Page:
Optimized for Success: Improving Your Ecommerce Website

Ecommerce website being shown in a laptop

Retailing has evolved to be more convenient and accessible to customers. Online retailing does not only make it easy for people to buy their things from their home, or office, or bus, but make businesses more visible and have a wider market.

So, for example, if your business based in Utah decides to expand its market to other states by selling your product online, having an e-commerce website would the logical step to take. But before you contact a Search Engine Optimization or SEO consultant to see if your Utah-based business’ website is optimized for better search engine ranking, your website should be optimized for retailing itself.

So here are the best practices you can apply to your e-commerce website:

Direct to the Point

This is the most important point. People are on your website for the product they’re searched for. Your website’s content and layout should have less clutter, and its navigation and design should make it easy for your customer to view products and make an order. Your menu should be simplified and make it convenient to find products. And if you offer more than a handful of products or services, it would be best to have categories, as well. A search function within the website itself would go a long way to improve customer experience, and in closing that sale. In summary, make your website simple (less cluttered), easy to use, and well-organized.

Minimize or Forego Ads

If possible, minimize or eliminate ads on your e-commerce website; although it’s an extra source of income to have other brands advertise on your website, some customers are turned away by ads. Plus, ads make your website look like cheap and spammy. Again, they’re there for your product, not others’.

Simplify the Checkout Process

As if it isn’t stressed out enough, make your e-commerce website convenient. If your website’s checkout requires multiple steps (and pages), there’s a higher chance that your customer would get tired and abandon the order altogether. Make the checkout process easy and only get the most basic information from the customer needed to complete the order. Your website is there to sell, not to build a demographic database of your customers.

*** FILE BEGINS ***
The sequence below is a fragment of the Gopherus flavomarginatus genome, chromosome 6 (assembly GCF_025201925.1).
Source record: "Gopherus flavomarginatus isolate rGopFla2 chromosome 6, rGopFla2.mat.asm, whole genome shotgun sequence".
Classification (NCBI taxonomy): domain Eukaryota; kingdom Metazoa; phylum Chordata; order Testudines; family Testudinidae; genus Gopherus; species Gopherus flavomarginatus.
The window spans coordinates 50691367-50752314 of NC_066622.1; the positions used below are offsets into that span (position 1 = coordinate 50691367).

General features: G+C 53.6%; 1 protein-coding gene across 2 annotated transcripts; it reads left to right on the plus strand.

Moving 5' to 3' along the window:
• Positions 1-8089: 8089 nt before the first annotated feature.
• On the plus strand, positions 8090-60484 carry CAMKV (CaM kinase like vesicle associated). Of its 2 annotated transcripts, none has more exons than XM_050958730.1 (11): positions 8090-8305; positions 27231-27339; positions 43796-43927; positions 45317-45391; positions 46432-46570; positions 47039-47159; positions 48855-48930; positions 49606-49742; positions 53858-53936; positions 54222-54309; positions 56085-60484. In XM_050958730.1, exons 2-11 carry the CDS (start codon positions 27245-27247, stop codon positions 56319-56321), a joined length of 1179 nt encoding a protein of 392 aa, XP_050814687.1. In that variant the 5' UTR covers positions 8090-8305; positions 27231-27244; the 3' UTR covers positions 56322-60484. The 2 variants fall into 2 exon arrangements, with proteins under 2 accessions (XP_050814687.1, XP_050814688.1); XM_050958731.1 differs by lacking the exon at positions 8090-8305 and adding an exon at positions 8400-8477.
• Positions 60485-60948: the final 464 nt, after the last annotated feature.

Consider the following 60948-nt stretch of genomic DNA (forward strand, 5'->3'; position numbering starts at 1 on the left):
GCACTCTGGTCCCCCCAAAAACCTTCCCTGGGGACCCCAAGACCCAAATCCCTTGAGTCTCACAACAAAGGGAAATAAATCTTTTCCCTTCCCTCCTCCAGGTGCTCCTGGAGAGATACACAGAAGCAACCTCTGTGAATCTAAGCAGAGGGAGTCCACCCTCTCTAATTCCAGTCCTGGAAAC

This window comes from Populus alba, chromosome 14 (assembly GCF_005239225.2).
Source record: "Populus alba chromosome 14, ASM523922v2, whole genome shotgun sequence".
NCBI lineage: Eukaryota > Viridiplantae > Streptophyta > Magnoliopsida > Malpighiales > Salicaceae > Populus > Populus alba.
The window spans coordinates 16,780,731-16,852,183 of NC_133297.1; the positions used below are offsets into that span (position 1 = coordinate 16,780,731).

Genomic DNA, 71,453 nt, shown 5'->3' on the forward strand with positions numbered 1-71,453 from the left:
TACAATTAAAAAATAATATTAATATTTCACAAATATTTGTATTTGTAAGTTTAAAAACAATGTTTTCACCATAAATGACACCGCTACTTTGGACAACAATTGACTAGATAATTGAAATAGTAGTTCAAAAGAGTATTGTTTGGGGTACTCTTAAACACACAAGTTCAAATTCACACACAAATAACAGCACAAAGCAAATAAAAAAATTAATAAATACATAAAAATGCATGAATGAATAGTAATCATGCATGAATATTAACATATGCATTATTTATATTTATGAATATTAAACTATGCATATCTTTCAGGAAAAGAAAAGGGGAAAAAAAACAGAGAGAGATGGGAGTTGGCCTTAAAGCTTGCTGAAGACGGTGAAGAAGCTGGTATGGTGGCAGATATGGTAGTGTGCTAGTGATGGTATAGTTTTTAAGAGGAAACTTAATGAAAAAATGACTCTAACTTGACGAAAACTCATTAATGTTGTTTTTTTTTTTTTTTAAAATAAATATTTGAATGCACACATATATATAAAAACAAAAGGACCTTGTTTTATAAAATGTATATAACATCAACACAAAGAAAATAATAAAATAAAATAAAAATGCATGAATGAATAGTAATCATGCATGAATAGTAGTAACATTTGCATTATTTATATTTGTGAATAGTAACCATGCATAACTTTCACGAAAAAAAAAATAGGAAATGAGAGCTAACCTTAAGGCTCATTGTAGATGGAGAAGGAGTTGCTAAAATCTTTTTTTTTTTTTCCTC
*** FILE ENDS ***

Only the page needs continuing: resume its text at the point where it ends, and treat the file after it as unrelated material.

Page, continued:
Provide Multiple Modes of Payments

Have multiple options for payments. Not all online buyers have credit or debit cards. Offer as much payment options as possible, and make it available for customers to use alternative options such as PayPal.

Provide Customer Service

Not all customers will be tech-savvy, and some have questions before finally clicking “buy”, so it’s not enough to have a FAQ page. If you can, make customer service accessible. Allow your customers to contact customer service to guide them through the process, or to answer any question about your products. Not only does it help close the sale, but it also improves overall customer satisfaction, and customers would more likely continue to buy or recommend your business to friends and family.


website being shown on multi-platform devices

Your customers aren’t only using their desktops or laptops. A lot of customers shop through their phone or tablets, and you should make sure that your website is built for all platforms. Don’t let mobile shoppers miss out on your online business.


Having a good e-commerce website is just as important as having a popular one, if not more. Even if your website is optimized for search engine ranking and results, it’s still important to make it a website convenient for the customer. They are shopping online for convenience, after all. So keep these practices in mind. An SEO consultant, or applying SEO practices may be able to attract people to your website, but it’s still your website’s job to close the sale.

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